Benin’s Voodoo festival transforms into ‘Vodun Days’ to woo tourists | Travel

Kneeling as she gazes out to sea draped in white cloth and strings of pearls, Simenou Dangnitche has just completed the final stage of her annual ritual. Every January for the past 15 years, the 48-year-old local has joined hundreds taking part in Benin’s famed Voodoo festival. Participants gather at the “Door of No Return”, an arch built by the beach at Ouidah in southern Benin in memory of those crammed onto slave ships bound for the New World. “It’s more than just a festival,” Dangnitche told AFP. “The meeting here is a pilgrimage, a rejuvenation, a reconnection with the ancestors to hear them speak to us again.”

Voodoo followers attend the voodoo festival in Ouidah, Benin on January 10, 2023. (AFP)

Voodoo, known locally as Vodoun, is a religion that worships gods and natural spirits along with respect for revered ancestors. It originated in the Dahomey kingdom — present-day Benin and Togo — and is still widely practised sometimes alongside Christianity in coastal towns like Ouidah, where memorials to the slave trade are dotted around the small beach settlement. This year, Dangnitche said she was “stunned by the organisation and structuring of the festival”.

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Benin’s government has rebranded the event and changed the format to make the festivities more appealing to tourists in a bid to boost the country’s economy. It opted for a two-day celebration on January 9-10 with a reorganised programme in an event dubbed “Vodun Days”. According to politician Kakpo Mahougnon, chair of the Benin Vodun Rites Committee, the government is considering further extending the length of the festival. “It’s a new way of presenting Vodoun,” said President Patrice Talon, who took part in the celebration.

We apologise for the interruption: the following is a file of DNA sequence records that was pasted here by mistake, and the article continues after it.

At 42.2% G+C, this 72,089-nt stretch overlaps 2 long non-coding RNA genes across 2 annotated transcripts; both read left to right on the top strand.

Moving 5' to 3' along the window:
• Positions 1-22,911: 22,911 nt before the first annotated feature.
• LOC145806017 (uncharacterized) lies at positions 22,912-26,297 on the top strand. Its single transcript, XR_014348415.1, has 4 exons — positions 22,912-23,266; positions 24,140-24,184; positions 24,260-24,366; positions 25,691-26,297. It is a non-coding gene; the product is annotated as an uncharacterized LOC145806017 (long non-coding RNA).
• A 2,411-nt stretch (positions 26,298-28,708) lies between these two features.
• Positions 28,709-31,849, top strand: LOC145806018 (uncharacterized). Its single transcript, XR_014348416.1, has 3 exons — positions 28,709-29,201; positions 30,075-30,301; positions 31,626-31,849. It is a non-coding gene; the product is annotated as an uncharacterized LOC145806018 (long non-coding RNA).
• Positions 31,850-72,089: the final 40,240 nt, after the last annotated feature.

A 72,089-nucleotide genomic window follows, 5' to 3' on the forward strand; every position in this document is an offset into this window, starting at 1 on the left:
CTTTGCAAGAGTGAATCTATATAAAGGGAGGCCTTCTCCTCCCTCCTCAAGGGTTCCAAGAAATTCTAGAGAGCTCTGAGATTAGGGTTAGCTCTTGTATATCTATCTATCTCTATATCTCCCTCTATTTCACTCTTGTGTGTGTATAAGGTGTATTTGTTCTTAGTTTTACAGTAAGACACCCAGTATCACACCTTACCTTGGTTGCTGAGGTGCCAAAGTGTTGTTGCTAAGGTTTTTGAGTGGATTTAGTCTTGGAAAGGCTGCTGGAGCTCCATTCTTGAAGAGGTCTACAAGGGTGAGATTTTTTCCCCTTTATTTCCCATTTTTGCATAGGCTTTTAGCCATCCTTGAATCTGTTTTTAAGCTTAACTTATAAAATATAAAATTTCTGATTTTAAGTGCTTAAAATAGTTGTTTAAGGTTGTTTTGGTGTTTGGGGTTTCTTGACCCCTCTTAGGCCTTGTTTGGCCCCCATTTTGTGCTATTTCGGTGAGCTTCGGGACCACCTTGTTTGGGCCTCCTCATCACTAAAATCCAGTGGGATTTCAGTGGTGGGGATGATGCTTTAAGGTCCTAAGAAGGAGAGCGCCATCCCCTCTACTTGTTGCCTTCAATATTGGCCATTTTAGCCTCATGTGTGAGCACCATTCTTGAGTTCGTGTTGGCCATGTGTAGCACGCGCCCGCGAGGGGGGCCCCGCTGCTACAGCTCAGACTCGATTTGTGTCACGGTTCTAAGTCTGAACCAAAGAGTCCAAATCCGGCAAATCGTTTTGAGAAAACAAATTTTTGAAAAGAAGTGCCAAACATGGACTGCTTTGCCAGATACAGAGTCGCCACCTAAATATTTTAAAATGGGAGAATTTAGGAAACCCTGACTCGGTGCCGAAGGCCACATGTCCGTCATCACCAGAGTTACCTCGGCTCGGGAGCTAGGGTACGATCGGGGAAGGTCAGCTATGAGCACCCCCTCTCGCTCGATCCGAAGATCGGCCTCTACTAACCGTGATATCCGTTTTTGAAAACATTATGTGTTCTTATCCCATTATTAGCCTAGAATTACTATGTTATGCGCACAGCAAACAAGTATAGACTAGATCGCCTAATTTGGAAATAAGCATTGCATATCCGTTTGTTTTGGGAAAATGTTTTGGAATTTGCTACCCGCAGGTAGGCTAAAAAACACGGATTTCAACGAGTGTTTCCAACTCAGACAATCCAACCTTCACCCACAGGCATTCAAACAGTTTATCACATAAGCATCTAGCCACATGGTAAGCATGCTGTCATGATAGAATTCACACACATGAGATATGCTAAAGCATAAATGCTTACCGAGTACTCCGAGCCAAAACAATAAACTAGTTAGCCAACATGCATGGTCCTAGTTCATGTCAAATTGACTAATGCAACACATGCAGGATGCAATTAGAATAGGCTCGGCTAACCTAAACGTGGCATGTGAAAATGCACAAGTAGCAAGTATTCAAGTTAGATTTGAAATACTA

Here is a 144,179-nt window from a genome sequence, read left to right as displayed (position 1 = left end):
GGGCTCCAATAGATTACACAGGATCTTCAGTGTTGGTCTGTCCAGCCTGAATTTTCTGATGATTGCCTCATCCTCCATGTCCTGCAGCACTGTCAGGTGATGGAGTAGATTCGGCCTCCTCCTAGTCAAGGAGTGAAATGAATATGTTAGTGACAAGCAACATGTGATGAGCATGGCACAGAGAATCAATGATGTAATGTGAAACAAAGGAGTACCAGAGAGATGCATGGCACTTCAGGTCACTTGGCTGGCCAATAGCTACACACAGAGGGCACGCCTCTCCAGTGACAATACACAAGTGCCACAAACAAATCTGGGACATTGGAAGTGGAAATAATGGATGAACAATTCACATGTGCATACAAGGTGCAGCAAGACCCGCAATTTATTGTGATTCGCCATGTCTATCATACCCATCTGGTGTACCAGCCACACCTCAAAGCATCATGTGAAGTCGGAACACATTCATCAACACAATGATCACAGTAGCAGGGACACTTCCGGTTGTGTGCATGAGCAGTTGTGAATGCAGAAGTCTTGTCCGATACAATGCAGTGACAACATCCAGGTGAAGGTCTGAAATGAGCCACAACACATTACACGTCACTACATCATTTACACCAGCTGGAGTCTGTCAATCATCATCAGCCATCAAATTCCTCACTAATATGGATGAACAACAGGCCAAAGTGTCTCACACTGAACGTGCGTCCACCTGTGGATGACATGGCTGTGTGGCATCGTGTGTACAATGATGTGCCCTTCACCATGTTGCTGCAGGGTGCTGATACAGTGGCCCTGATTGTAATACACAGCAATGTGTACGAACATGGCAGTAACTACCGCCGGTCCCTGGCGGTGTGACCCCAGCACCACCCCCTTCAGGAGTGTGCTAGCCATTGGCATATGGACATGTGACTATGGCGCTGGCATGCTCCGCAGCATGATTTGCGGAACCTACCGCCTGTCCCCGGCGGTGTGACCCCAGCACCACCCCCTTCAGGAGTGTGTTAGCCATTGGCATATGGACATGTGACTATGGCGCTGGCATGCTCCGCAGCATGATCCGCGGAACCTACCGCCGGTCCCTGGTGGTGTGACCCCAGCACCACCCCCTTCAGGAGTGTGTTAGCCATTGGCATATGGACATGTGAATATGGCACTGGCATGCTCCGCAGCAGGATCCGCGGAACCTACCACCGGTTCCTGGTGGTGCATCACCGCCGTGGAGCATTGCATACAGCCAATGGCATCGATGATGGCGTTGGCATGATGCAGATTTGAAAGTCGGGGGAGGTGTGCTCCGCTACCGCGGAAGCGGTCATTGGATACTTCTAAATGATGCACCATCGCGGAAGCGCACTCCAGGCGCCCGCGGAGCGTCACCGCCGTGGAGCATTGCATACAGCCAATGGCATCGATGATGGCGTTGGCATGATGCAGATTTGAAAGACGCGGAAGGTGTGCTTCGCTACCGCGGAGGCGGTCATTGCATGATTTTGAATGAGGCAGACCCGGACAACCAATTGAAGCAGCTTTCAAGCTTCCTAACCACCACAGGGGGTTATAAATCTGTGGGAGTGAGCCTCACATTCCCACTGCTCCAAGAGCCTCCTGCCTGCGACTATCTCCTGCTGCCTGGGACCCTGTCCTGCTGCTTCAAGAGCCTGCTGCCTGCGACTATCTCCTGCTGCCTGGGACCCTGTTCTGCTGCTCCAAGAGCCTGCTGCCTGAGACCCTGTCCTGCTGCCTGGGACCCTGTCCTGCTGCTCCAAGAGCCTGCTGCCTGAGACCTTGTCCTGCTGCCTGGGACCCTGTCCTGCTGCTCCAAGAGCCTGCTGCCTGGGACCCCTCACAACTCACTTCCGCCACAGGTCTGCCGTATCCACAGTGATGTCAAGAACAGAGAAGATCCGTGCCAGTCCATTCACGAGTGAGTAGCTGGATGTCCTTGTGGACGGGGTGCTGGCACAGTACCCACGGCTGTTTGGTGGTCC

‘Nothing Satanic’

“Our intention is to fully reveal to the world what Vodoun is and how it is practised, to explain Vodoun and its spiritual and sociological concepts”, the president said. “Vodoun is of economic interest to us, since tourism is an important sector,” he added. Ouidah was given a makeover for the occasion, with several of the town’s attractions refurbished.

American Christopher Swain, who said he comes every year to “recharge and reconnect spiritually,” noticed “significant changes”. Ouidah’s public squares hosted celebrations including jazz and dancing and even the president joined in. The religion’s 73-year-old spiritual leader Daagbo Hounon told AFP: “We need to prove to the world that there is nothing Satanic or evil about vodoun.”

“Vodoun is about tolerance, sharing, love, generosity and peace,” he said. “Vodoun is spiritual, but it is also several arts combined, as we can see from the songs and dances of the faithful.” Alain Godonou, one of the heads of the Heritage and Tourism Agency, said the revamped celebrations “represent a major development in the promotion of Vodoun as a real catalyst for tourism.”

They were “a way of attracting more curiosity so that people come to discover the essence of Vodoun”, he said. As well as international tourists, the government wants to focus on domestic tourism to boost the local economy and “reveal Benin to ourselves,” as Talon put it. He declined to give details of the budget allocated to promoting and organising Vodoun Days to attract visitors.

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